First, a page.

In this practice we start by doing the Bow. We can then practice floating our elbows and hands just above the level of the shoulders. The correct position of the arms is primarily about the position of the elbows in relation to the head and shoulders. We want to have the image of our elbows being lightly lifted or pulled up above the shoulders. We want to maintain this image throughout each and every dance. So it is recommended that we practice this each time we practice our walking.

The exact position of the elbows will be slightly different for men and women. For women, the right elbow is more to the right and the left elbow is closer to the face. For men, the left elbow is more to the left and the right elbow is closer to the face. Keep the hands relaxed throughout this practice. Throughout the practice, visualise having strings attached to your hands and elbows lightly pulling them up so that they float above the shoulders.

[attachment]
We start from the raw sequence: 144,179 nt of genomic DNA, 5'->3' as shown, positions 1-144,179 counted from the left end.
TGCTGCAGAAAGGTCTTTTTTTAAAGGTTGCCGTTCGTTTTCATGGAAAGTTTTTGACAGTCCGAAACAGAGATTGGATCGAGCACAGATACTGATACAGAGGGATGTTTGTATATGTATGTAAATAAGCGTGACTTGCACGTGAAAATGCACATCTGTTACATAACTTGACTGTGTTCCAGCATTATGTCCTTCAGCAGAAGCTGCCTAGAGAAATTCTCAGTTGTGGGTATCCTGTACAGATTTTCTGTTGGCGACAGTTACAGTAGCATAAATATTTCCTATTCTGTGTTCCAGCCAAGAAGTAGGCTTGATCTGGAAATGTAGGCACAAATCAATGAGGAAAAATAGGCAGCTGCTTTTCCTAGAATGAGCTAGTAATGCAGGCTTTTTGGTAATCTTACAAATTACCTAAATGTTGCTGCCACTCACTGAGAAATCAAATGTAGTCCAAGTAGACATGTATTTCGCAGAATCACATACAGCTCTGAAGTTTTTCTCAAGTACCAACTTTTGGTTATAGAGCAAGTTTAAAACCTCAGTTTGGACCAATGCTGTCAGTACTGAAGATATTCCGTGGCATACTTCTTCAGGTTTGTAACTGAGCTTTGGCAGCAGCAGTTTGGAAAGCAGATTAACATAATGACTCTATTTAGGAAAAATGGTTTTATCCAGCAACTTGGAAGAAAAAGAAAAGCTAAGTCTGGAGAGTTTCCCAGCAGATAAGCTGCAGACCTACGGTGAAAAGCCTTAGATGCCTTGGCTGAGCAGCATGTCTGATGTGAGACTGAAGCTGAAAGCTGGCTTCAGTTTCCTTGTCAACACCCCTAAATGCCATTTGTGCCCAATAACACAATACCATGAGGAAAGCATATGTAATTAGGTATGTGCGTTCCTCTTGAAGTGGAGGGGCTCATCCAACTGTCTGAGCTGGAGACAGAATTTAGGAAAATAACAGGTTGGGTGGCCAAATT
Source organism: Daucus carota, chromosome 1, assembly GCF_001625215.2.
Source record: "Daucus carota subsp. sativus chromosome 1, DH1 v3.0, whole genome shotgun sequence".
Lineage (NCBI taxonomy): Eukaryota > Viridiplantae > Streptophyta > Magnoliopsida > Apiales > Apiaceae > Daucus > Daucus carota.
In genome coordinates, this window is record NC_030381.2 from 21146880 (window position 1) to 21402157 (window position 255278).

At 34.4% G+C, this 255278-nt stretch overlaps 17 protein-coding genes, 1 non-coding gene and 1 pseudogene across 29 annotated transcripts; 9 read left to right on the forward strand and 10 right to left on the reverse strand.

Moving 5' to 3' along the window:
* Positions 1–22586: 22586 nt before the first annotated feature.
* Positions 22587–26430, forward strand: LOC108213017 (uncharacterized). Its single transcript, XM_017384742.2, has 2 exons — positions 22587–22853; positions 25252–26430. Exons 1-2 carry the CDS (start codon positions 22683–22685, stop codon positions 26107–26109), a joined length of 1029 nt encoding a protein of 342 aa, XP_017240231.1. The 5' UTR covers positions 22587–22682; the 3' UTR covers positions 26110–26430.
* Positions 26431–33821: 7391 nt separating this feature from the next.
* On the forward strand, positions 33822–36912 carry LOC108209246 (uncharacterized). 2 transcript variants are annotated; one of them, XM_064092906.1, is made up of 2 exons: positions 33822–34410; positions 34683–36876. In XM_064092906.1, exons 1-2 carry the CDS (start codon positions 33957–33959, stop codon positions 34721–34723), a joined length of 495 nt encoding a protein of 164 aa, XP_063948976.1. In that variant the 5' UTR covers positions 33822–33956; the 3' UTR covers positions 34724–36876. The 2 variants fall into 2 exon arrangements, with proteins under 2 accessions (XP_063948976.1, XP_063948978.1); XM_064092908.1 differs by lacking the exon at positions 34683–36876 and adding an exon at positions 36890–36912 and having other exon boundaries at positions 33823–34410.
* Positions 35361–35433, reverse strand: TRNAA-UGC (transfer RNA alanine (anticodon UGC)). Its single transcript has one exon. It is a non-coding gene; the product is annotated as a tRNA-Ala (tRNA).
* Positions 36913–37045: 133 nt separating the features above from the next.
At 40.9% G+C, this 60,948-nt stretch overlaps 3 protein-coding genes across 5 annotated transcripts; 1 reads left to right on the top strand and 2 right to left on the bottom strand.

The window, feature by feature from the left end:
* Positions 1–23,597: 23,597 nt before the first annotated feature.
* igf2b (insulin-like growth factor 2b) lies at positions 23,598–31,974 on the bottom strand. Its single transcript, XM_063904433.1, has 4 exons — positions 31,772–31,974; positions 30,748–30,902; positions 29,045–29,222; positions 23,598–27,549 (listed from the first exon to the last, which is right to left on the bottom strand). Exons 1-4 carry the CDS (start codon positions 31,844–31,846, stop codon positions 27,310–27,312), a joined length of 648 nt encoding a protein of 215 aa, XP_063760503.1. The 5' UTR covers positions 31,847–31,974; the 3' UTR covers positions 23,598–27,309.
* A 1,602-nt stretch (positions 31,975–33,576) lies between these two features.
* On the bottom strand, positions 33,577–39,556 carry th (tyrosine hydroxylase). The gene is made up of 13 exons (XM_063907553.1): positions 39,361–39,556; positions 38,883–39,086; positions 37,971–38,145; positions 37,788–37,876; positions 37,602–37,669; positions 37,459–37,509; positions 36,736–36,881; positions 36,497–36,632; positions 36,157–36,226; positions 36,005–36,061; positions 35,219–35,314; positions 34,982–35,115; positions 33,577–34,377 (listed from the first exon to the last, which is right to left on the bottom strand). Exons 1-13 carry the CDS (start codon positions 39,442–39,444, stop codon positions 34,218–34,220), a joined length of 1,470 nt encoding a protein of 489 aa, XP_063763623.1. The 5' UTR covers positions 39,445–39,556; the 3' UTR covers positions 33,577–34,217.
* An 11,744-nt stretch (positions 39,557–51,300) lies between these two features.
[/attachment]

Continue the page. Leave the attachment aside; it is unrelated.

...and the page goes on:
Key point summary:

  1. There is a tendency to drop the arms in the embrace below what is desirable.
  2. We need to learn to float the elbows above the shoulders.
  3. Imagine your elbows floating up.
  4. Start with the Bow (see Alignment: the bow practice).
  5. Release the hands but continue floating hands and elbows above your shoulders.
  6. Visualise your hands and elbows floating or being pulled up.
  7. Practice this position during your walking practice.
  8. Take regular breaks when needed.

What is essential in tango: connection